Approaching Code For The First Time
Whether you are approaching a code base for the first time or you are doing a code review for another developer, reading code may be like reading another “language”. In school, you get extensive instruction on how to write code, but rarely hear about how to approach a large code base for the first time. And then you enter the “real world” and learn that reading code is as essential a skill as writing.
A lot of our new engineers see codebases that are significantly larger than what they were presented with during their undergraduate work. This can certainly be overwhelming. Organizing it all in your head is often impossible in active codebases. We share three tips with our new engineers to make new code less intimidating.
Step 1: Look for the Documentation
When you are looking at a new codebase, the first place to look is a README file. This text file is typically located in the root folder of the codebase. There are a few things that this document should include to make the process easier for the reviewer:
- What tools you need installed to compile this code
- How you can run the code or the context it is used in
- What the code is doing
- What different blocks are doing
Step 2: Look for Entry Points
Next, you will want to identify your entry points and programs that will be most beneficial to your review. We suggest you open up your code, in an IDE or another editor that understands the declarations, can do syntax highlighting, and can do code folding, so you can squeeze the code down into just the headers and stay high level. If you’re in C, the entry point is usually going to be your main() function in a main.c file. If you’re using the Arduino framework, the setup() and loop() functions in the INO file are the entry points. Python will have the package name and the entry point will often be in a file with the same name. You will find either a main function or code will start executing from the top of the file. If you’re in C sharp, you’ll find a Main() or OnStartup() function in either an Application.cs or Program.cs file.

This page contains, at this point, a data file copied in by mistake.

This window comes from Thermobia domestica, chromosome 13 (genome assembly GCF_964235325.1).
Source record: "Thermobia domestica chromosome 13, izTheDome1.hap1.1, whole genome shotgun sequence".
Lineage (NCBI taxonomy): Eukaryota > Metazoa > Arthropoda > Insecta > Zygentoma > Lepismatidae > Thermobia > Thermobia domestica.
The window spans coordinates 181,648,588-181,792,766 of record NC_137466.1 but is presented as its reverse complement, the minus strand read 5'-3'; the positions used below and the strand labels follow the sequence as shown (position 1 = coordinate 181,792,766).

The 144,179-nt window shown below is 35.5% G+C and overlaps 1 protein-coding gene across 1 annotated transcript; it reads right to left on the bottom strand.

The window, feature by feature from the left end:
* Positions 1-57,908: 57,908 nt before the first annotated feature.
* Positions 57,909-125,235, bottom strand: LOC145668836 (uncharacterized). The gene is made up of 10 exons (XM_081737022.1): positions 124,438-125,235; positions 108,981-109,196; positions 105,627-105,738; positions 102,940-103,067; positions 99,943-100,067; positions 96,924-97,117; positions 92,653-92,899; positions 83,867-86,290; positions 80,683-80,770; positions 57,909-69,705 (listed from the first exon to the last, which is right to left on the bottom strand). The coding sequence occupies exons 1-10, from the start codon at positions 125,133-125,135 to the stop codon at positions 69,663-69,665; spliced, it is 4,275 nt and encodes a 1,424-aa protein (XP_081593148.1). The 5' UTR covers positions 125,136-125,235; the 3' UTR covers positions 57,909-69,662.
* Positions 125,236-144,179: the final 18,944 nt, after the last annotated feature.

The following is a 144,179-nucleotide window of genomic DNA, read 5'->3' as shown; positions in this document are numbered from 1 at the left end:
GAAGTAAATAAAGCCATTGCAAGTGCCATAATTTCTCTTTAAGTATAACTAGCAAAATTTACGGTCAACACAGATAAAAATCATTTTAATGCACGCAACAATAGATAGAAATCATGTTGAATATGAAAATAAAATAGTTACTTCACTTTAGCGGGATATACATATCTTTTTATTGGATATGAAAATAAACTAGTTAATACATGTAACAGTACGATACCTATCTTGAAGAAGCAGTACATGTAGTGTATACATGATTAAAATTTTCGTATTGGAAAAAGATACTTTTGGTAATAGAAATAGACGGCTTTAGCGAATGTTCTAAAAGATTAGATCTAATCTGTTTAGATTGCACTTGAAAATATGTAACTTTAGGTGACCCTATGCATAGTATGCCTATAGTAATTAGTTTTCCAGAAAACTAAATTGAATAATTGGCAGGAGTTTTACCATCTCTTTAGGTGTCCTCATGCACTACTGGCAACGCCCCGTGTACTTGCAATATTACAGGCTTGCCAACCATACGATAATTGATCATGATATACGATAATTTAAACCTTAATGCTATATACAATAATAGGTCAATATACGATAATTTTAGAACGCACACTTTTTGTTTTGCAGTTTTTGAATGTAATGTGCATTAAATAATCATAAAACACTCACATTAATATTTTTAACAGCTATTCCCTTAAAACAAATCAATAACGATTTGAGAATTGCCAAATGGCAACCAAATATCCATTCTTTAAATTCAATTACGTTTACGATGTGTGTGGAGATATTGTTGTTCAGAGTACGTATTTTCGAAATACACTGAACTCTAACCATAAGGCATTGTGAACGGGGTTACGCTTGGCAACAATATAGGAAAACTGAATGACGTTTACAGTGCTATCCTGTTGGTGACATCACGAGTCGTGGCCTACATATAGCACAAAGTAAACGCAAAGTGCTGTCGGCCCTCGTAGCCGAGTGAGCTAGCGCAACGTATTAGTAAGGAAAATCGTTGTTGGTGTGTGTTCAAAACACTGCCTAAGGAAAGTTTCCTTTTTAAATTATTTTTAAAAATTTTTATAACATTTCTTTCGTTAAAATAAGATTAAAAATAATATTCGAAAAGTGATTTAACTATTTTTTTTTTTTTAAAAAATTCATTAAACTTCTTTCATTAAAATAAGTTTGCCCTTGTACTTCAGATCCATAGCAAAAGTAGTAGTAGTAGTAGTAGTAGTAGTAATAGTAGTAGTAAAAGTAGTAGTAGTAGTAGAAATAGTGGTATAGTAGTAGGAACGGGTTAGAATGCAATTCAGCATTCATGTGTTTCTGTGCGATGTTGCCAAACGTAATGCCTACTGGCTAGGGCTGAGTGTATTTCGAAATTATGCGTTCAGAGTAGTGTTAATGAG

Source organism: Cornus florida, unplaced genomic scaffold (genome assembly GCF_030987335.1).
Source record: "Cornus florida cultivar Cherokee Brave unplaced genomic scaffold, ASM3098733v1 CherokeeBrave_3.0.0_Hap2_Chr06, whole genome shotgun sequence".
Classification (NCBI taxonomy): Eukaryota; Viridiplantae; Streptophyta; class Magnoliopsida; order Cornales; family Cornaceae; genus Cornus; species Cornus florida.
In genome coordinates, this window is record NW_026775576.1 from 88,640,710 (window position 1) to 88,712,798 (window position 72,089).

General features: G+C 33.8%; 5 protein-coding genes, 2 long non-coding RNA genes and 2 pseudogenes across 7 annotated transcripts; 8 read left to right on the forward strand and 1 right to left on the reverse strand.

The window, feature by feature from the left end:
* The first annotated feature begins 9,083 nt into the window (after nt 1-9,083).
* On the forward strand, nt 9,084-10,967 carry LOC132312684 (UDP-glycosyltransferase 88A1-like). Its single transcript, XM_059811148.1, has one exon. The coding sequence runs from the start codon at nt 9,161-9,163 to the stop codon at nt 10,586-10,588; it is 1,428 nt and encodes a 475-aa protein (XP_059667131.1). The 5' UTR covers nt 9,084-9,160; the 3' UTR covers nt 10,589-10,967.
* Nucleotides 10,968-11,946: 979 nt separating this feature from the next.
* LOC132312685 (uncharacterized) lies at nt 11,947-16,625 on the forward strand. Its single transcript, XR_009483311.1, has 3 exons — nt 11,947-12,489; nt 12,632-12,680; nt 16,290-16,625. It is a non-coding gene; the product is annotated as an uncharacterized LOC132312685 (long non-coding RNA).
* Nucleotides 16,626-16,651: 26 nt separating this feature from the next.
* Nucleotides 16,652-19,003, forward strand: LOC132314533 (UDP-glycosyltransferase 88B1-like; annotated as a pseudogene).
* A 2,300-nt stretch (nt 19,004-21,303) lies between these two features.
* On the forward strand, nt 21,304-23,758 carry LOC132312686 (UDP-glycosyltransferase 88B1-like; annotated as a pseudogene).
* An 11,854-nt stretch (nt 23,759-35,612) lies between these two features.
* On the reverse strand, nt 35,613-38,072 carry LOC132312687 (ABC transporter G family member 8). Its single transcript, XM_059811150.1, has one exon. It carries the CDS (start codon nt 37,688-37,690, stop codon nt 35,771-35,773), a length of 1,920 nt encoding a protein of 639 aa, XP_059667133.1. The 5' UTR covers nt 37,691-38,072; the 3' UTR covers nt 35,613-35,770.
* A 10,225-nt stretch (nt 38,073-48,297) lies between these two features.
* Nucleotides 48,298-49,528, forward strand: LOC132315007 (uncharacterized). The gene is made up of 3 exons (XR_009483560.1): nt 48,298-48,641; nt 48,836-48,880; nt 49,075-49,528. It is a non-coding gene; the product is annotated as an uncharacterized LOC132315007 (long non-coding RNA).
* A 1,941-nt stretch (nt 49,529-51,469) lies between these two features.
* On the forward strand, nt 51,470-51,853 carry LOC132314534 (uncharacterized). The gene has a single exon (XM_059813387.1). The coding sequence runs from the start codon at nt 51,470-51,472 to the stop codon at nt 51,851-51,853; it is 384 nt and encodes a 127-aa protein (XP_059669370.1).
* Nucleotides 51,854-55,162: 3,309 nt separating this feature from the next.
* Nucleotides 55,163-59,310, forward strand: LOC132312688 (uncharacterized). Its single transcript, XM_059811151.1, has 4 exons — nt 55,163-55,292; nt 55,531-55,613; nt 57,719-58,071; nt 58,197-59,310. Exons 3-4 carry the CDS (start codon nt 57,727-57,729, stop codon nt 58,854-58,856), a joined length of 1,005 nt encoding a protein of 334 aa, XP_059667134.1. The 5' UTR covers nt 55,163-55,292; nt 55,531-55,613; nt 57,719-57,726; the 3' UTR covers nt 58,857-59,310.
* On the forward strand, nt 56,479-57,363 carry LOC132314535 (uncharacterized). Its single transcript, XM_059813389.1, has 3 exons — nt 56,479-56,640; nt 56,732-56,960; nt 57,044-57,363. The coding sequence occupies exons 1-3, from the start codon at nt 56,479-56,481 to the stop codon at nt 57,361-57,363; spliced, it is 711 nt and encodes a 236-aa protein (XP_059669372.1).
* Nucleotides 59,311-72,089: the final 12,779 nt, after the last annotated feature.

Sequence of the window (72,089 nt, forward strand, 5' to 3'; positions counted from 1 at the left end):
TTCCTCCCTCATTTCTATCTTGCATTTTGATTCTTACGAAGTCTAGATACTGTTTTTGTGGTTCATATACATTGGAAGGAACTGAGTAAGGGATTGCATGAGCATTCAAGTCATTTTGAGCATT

If you’re in C++ or C, start in your header files, just see what things are being called and avoid getting mired down in details of how exactly each function is implemented.
Step 3: Take a 10,000 foot view
Once you have found the entry point, identified the main function and/or the top files, now you can see where the code is going. Taking notes in the form of a sketch or diagram block helps this process, and can also help to identify how things relate to each other visually.
When you are looking at code for the first time because you’re going to start developing with others, taking a look through the recent history and active branches in the repo can help you understand the code as well. This will give you insight on where active work is happening, what others are watching for, what is changing. Looking through this history may even provide you hints on what parts of the code are most important.
What To Ignore As Long As You Can
While reviewing code, there may be a temptation to fix all the things you see. Perhaps because they are not the way you would do them or you could recommend a better way. This is where we encourage you to pause. Here are a few things you can ignore.
- Coding style
- Libraries and other external components
- Whitespace changes (GitHub and other git tools can automatically hide these for you!)
- Identity and experience level of the author(s) of the code
- Things that linters will pick up, such as dead code, unused variables, etc.
In short, anything that can be caught or fixed by automated processes are better reviewed by those processes. If you don’t have these in place, we have some articles discussing the how and why of automation, too!
Reading code is as important as knowing how to write it. While this is not a skill that is taught, it can absolutely be valuable to your team and clients. And if you have questions about an embedded project you’re working on, consider reaching out! At DojoFive, we have talented engineers on hand ready to help you with all aspects of your EmbedOps journey. We are always happy to help with interesting problems that need solving. You can reach out at any time on LinkedIn or through email!